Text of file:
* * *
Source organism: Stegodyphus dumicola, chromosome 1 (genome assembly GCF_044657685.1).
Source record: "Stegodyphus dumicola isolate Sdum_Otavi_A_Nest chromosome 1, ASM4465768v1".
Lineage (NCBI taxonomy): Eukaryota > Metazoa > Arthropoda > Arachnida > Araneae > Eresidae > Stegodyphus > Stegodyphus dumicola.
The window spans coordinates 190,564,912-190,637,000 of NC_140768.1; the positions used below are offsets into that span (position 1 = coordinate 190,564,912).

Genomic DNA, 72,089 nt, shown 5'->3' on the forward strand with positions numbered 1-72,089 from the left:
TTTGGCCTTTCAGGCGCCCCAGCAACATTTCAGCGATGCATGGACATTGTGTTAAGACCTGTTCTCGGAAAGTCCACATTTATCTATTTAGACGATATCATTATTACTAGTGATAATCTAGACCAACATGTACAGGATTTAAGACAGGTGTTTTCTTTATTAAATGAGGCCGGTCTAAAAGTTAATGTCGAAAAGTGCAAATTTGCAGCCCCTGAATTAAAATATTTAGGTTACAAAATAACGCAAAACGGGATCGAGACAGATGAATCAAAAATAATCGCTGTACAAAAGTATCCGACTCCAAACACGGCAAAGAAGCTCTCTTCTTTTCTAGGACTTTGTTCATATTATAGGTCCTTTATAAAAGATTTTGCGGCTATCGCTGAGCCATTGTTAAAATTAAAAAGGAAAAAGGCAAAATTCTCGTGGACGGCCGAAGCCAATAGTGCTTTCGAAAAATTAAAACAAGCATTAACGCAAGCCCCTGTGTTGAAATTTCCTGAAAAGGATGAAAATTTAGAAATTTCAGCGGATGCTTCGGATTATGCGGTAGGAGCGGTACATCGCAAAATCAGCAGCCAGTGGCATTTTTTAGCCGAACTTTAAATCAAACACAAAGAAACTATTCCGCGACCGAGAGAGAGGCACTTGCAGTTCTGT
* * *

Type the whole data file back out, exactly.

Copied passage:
Source organism: Stegodyphus dumicola, chromosome 1 (genome assembly GCF_044657685.1).
Source record: "Stegodyphus dumicola isolate Sdum_Otavi_A_Nest chromosome 1, ASM4465768v1".
Lineage (NCBI taxonomy): Eukaryota > Metazoa > Arthropoda > Arachnida > Araneae > Eresidae > Stegodyphus > Stegodyphus dumicola.
The window spans coordinates 190,564,912-190,637,000 of NC_140768.1; the positions used below are offsets into that span (position 1 = coordinate 190,564,912).

Genomic DNA, 72,089 nt, shown 5'->3' on the forward strand with positions numbered 1-72,089 from the left:
TTTGGCCTTTCAGGCGCCCCAGCAACATTTCAGCGATGCATGGACATTGTGTTAAGACCTGTTCTCGGAAAGTCCACATTTATCTATTTAGACGATATCATTATTACTAGTGATAATCTAGACCAACATGTACAGGATTTAAGACAGGTGTTTTCTTTATTAAATGAGGCCGGTCTAAAAGTTAATGTCGAAAAGTGCAAATTTGCAGCCCCTGAATTAAAATATTTAGGTTACAAAATAACGCAAAACGGGATCGAGACAGATGAATCAAAAATAATCGCTGTACAAAAGTATCCGACTCCAAACACGGCAAAGAAGCTCTCTTCTTTTCTAGGACTTTGTTCATATTATAGGTCCTTTATAAAAGATTTTGCGGCTATCGCTGAGCCATTGTTAAAATTAAAAAGGAAAAAGGCAAAATTCTCGTGGACGGCCGAAGCCAATAGTGCTTTCGAAAAATTAAAACAAGCATTAACGCAAGCCCCTGTGTTGAAATTTCCTGAAAAGGATGAAAATTTAGAAATTTCAGCGGATGCTTCGGATTATGCGGTAGGAGCGGTACATCGCAAAATCAGCAGCCAGTGGCATTTTTTAGCCGAACTTTAAATCAAACACAAAGAAACTATTCCGCGACCGAGAGAGAGGCACTTGCAGTTCTGT